Phage Facilitates Nitrogen Metabolism in Newly Discovered Deep-sea Bacteria

Scientists have made important progress in understanding deep-sea Planctomycetes bacteria. These bacteria are found in various ecosystems and play a vital role in global environmental processes. However, studying them in their deep-sea habitat has been tough, limiting our knowledge.

In a groundbreaking study, researchers have successfully grown a new type of Planctomycetes, which they've named "strain ZRK32," from sediment taken from a cold seep site on the ocean floor. They achieved this by providing the bacteria with a special mix of nutrients that included a drug called rifampicin and different forms of nitrogen. This achievement is a big step forward in our understanding of these deep-sea bacteria.

New species of marine bacteria isolated from a deep-sea cold seep
Transmission electron microscopy (TEM) was used to visualize a novel bacteria called Poriferisphaera hetertotrophicis. CM stands for "outer membrane," Pi for "cytoplasm," R for "ribosome," N for "nucleoid," ICM for "cytoplasmic membrane," and Py for "peripla". Credit to Rikuan Zheng

By looking at the genes, physiology, and family tree of strain ZRK32, scientists have realized it's quite unique. They've given it the name "Poriferisphaera heterotrophicis" When it comes to how it grows and multiplies, this bacterium does something different from its Planctomycetes relatives; it reproduces through a process called budding.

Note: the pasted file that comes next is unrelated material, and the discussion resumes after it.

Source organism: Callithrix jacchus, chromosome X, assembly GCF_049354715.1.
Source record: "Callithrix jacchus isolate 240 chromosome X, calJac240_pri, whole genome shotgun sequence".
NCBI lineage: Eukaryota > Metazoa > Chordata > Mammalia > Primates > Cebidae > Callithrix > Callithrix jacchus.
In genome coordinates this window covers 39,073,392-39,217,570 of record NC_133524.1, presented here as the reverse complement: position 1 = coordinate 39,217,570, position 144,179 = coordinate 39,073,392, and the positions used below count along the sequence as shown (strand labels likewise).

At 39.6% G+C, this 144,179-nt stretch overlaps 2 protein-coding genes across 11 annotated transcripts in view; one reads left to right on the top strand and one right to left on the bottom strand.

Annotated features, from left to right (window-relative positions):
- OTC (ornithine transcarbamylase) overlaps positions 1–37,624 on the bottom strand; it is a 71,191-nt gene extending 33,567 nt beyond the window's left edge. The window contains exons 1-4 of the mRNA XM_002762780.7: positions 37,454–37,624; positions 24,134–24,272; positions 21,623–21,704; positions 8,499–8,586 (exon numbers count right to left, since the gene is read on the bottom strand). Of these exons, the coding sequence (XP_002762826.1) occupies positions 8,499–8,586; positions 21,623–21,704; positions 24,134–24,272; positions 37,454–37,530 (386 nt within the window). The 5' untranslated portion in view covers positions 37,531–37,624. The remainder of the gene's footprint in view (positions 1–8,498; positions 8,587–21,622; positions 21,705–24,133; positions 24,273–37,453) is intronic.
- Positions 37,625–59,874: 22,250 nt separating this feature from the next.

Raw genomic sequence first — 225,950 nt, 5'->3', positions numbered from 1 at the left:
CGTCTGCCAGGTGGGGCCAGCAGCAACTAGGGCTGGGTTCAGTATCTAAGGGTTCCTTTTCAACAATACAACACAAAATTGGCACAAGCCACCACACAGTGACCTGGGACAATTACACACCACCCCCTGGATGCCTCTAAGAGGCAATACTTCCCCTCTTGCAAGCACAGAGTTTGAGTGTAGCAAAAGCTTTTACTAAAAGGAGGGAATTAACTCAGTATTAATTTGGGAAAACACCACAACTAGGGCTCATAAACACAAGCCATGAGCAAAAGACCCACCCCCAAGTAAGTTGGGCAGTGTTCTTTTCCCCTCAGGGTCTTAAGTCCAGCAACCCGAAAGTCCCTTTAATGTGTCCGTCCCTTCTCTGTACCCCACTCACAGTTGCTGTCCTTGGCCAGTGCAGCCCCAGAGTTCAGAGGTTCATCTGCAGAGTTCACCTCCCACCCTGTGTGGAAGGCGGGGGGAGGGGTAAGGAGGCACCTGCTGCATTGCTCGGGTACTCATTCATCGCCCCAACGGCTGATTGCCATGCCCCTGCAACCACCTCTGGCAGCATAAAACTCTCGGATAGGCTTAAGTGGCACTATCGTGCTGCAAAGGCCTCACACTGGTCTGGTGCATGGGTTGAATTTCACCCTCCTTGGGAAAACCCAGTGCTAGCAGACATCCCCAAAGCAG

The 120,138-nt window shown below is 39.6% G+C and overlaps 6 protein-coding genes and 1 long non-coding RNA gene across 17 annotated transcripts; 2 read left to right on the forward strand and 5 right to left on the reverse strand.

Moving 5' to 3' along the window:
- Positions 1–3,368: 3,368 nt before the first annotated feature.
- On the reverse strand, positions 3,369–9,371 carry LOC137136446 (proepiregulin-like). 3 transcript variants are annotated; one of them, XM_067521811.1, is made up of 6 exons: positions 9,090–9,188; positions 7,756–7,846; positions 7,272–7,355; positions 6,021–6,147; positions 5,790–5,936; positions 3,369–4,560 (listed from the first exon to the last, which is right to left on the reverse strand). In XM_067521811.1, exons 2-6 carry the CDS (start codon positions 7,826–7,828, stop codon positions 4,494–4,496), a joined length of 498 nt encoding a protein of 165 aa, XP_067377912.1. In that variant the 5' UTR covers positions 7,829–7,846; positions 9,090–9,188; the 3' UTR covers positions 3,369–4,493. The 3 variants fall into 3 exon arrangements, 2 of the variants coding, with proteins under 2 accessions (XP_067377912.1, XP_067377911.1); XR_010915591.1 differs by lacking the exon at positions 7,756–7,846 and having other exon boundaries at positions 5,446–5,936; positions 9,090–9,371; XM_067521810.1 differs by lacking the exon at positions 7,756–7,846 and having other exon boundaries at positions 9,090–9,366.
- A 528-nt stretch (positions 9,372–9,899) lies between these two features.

Researchers also carried out experiments to understand what helps this bacterium grow. They discovered that giving it plenty of nutrients or adding certain nitrogen compounds, like nitrate or ammonia, made it grow better. This growth boost happens because the bacterium can make more energy through special processes called the tricarboxylic acid (TCA) cycle and the Embden–Meyerhof–Parnas (EMP) glycolysis pathway.

An interesting finding was that when strain ZRK32 was exposed to nitrate or ammonia, it continuously released a virus famously known as bacteriophages or phages. These tiny viruses didn't harm (through bacteria cell lysis) the bacterium's host cells, Instead, they helped the bacterium and other marine microbes use nitrogen more efficiently. This discovery shows how these viruses can change how bacteria work and provides new insights into the complicated relationships between deep-sea Planctomycetes and viruses.

In a nutshell, this research has expanded our knowledge of deep-sea Planctomycetes bacteria. It has shown how they can adapt and use nitrogen better when influenced by these special viruses. These findings help us understand the hidden world of microbes in the deep ocean.

You can read this full article on Rikuan Zheng et al, Physiological and metabolic insights into the first cultured anaerobic representative of deep-sea Planctomycetes bacteria, eLife (2023). DOI: 10.7554/eLife.89874.1 and for more news like this please visit our dedicated news page

About the author

Hello there!

I'm Raphael Hans Lwesya. I have a deep interest in phage research and science communication. I strive to simplify complex ideas and present the latest phage-related research in an easy-to-digest format. Thank you for visiting The Phage blog. If you have any questions or suggestions, please feel free to leave a comment or contact me at [email protected].

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